L’Oréal Group, the world’s largest cosmetics company, continues its dominance with a mix of products and innovation in hair care and color, skin care, sun protection, make-up and perfumes, while continuing research in dermatology, toxicology, tissue engineering and biopharmaceutical research.
Ever at the edge of innovation in a category selling ephemeral beauty, over the years France-based L’Oréal brand has developed breakthrough products such as Episkin, a reconstructed skin model as an alternative to animal testing and more closely replicating human results.
The company is the No. 1 nanotechnology patent-holder in the US, with 497 filed in 2015. Its use of nanotechnology and nanomaterials is applied to moisturizers, hair care products and sunscreen. Nanocapsules have been used to deliver ingredients like Vitamin A and retinol into deeper layers of the skin.
L’Oreal has partnered with bioprinting startup Organovo to print 3D living, breathing derma. The company also invested in the Founders Factory, a global multisector digital accelerator and incubator as exclusive partner for investments in beauty tech startups worldwide. L’Oréal and Founders Factory will invest and scale five early stage startups and co-create two new companies from scratch every year.
In July, L’Oreal acquired IT Cosmetics for $1.2 billion—its largest acquisition in eight years—bringing in-house more than 300 skin-care and makeup products. The company unveiled its own Makeup Genius App.
As the skin-tech markets explodes, L’Oréal unveiled at CES My UV Patch, the first stretchable skin sensor designed to monitor UV exposure developed by its lead dermatological skincare brand, La Roche-Posay. The flexible transparent patch adhesive adheres directly to the skin, measuring one square inch and 50 micrometers thick, half the thickness of an average strand of hair. A heart-shape on the patch changes color when exposed to UV rays, signaling levels of sun exposure.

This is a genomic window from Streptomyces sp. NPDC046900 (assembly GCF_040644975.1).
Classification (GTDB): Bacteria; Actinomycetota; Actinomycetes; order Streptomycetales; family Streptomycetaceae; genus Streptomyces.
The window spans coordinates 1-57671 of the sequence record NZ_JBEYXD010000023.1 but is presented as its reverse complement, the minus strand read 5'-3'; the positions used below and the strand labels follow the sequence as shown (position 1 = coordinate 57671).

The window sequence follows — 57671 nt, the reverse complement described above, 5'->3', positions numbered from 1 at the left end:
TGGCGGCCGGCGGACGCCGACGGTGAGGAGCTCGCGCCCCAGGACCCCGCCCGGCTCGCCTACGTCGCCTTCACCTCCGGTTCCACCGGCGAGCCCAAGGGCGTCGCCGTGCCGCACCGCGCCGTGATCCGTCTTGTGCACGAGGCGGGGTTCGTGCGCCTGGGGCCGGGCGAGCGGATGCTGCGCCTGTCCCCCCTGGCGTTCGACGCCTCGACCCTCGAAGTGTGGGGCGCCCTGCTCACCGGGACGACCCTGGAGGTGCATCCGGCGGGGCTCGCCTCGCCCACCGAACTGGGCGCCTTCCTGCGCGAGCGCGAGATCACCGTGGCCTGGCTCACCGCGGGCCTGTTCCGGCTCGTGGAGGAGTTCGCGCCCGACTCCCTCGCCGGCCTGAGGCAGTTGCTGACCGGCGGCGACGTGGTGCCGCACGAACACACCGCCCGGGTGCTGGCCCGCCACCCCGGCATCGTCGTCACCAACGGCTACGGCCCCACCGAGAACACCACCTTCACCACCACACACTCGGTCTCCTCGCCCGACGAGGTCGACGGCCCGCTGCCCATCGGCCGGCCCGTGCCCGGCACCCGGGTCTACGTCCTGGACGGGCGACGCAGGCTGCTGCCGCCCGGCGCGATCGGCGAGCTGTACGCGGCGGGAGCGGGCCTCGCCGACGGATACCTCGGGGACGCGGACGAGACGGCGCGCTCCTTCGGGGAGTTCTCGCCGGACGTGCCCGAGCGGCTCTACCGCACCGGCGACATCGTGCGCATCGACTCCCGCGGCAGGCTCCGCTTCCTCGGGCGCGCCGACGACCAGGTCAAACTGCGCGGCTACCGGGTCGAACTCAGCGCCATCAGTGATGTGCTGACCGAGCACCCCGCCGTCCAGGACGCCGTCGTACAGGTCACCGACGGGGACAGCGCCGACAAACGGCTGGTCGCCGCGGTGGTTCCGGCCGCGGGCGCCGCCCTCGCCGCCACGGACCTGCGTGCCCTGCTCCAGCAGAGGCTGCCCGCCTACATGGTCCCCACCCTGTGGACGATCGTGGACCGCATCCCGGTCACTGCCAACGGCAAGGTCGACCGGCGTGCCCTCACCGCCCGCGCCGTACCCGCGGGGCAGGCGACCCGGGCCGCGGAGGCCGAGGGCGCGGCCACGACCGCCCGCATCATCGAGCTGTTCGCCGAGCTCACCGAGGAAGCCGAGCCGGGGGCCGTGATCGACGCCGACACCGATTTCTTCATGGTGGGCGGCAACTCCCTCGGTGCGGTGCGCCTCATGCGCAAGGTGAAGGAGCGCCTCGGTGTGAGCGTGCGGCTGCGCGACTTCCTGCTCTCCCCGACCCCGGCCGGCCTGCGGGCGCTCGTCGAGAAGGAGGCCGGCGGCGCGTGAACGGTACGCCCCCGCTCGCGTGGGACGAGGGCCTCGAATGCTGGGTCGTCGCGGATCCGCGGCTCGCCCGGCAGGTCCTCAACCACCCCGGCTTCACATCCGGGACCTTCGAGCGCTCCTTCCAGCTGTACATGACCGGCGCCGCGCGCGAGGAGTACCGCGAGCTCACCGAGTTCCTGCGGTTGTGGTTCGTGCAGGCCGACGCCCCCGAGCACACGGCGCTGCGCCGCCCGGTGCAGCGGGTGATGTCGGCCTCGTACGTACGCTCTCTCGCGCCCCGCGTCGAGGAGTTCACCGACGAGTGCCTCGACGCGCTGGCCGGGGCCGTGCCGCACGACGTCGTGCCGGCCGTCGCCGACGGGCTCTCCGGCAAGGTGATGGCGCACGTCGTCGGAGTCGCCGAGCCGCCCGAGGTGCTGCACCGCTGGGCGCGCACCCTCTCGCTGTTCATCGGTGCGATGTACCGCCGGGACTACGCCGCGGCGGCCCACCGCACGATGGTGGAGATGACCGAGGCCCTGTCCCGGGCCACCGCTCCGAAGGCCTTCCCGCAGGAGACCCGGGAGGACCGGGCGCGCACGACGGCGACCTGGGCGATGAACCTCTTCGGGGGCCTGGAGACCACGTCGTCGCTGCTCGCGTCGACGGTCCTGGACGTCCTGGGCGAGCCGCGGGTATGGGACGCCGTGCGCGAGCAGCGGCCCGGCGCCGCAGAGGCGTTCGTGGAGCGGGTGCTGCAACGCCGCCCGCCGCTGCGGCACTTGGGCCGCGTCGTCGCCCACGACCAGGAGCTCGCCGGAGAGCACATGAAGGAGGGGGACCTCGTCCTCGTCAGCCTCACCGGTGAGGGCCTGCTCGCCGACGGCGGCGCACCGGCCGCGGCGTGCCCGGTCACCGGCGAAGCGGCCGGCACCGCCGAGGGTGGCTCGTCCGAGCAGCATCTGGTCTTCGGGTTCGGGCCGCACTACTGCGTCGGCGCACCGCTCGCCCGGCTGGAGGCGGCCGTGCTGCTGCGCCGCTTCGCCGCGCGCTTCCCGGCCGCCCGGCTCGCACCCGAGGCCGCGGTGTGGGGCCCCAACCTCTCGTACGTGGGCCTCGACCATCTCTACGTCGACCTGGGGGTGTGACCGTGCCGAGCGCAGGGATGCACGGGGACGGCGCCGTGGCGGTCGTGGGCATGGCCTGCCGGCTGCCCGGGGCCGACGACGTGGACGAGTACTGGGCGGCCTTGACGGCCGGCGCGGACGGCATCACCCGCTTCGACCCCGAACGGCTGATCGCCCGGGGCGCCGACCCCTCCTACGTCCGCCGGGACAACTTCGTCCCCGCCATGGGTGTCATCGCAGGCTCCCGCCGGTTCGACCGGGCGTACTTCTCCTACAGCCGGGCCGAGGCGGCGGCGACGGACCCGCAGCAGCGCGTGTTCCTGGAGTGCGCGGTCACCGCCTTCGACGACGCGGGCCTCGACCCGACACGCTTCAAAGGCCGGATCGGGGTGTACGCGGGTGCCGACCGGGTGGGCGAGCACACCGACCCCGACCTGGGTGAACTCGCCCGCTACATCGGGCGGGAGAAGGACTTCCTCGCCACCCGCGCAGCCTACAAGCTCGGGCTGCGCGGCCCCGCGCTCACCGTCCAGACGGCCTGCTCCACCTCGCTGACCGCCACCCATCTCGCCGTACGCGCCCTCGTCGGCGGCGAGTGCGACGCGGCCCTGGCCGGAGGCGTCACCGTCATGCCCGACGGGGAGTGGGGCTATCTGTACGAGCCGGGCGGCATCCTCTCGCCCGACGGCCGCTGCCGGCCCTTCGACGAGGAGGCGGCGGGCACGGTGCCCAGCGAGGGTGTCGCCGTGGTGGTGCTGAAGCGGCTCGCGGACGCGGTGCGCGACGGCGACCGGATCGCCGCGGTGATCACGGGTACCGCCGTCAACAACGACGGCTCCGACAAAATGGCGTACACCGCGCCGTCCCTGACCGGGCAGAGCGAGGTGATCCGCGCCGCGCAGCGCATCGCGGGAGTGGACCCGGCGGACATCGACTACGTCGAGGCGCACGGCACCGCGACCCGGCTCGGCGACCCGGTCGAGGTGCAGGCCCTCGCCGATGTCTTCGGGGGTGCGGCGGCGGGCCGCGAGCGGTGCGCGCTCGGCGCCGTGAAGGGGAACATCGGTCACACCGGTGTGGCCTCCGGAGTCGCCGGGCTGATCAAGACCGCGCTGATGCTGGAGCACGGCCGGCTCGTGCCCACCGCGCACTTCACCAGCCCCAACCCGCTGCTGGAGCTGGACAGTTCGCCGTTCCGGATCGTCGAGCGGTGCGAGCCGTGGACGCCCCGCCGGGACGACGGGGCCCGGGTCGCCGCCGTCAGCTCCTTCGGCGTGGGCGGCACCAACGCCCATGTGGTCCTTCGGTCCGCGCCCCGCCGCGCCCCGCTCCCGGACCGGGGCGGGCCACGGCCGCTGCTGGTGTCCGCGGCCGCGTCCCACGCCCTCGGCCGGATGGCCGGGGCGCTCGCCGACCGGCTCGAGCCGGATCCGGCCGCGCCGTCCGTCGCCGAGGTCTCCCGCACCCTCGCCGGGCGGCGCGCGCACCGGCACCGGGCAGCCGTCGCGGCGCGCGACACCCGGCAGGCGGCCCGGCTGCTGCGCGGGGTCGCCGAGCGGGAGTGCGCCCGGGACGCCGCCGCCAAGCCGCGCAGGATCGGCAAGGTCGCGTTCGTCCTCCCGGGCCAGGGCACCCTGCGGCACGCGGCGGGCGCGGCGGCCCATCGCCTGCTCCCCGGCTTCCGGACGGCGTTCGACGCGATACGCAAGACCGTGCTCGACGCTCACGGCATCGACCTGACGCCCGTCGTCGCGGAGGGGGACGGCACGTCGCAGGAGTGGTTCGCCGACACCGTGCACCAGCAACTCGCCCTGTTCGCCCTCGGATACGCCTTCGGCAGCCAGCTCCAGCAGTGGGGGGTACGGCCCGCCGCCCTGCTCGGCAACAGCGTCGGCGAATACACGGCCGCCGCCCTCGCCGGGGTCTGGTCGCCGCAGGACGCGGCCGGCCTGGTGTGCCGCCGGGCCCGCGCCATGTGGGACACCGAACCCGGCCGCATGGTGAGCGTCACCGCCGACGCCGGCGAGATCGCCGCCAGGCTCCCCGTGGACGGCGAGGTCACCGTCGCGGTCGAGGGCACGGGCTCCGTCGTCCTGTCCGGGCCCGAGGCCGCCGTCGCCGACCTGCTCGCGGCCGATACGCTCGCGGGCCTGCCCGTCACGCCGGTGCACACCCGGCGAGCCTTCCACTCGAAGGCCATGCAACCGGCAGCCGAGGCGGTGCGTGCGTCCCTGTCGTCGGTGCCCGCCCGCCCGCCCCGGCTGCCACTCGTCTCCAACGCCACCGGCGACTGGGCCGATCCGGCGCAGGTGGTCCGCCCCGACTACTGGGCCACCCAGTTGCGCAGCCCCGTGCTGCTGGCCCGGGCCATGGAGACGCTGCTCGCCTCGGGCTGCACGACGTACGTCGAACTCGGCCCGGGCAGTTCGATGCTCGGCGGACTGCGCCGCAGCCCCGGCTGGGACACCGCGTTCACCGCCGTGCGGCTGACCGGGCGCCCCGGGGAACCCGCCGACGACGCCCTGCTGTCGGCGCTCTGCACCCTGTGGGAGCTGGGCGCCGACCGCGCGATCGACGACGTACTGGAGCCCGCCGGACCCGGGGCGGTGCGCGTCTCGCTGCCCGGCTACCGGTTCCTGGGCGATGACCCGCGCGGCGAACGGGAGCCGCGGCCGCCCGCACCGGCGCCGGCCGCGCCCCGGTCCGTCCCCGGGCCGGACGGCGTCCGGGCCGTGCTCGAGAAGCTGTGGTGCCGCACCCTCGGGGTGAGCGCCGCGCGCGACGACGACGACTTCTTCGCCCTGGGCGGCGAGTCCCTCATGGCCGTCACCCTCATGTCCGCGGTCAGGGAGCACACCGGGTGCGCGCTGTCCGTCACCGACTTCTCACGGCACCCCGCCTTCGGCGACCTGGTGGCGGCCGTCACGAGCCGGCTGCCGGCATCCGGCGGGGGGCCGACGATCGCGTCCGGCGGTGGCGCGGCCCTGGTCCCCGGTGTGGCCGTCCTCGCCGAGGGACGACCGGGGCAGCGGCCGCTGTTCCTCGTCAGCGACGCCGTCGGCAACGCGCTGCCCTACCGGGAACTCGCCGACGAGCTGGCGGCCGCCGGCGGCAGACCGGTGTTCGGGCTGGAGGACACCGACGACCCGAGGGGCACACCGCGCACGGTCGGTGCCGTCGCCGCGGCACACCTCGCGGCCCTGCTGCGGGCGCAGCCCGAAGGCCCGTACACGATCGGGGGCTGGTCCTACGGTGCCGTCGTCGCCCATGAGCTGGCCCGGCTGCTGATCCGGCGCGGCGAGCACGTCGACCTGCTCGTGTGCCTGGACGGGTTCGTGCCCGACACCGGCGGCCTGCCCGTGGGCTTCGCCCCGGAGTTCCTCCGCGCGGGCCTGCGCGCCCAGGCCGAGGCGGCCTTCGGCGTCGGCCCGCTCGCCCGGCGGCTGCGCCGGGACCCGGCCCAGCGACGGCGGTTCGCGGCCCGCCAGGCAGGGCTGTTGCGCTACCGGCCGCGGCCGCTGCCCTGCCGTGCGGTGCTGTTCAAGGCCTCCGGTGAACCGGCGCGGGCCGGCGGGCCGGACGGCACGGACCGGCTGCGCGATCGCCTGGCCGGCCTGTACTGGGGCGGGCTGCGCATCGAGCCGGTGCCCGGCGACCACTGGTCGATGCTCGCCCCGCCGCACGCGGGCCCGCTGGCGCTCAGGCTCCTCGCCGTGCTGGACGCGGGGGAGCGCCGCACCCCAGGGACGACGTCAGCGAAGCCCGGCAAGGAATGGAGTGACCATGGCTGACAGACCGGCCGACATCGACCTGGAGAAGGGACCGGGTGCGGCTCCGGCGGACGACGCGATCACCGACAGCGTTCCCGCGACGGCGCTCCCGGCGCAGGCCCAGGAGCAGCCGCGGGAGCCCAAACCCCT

L’Oréal has made significant progress since its 2014 commitment to reduce use of plastic microbeads used as exfoliating agents in its products, and to gradually phase them out completely. To date, 80 percent of the plan has been completed and 100 percent of its rinsed-off products will be reformulated by the end of 2016.
Active on social media, L’Oréal USA launched Beaumoji, a messaging keyboard with 130 on-trend emojis and an emoji design contest for fans via #BeaumojiContest. With the beta launch of Coursera for Business online in August, L’Oréal was among the first to sign up.
Analysts forecast the global organic skin care products market to grow at a CAGR of more than 10 percent between now and 2020 as the need for organic anti-aging products skyrockets. Aging baby boomers—those above 65—are the fastest growing segment in society and constitutes 8 percent of the total global population. The rise in this cohort alone is a strong traffic driver for the market.
Founded in 1909, the French company that also houses Yves Saint Laurent and Garnier employs 82,900 people in 140 countries. Navigating a legacy brand in a digital world with a product as changeable as the day, L’Oréal remains true to its signature advertising phrase, “Because I’m Worth It,” reinforcing innate beauty built on confidence and charisma.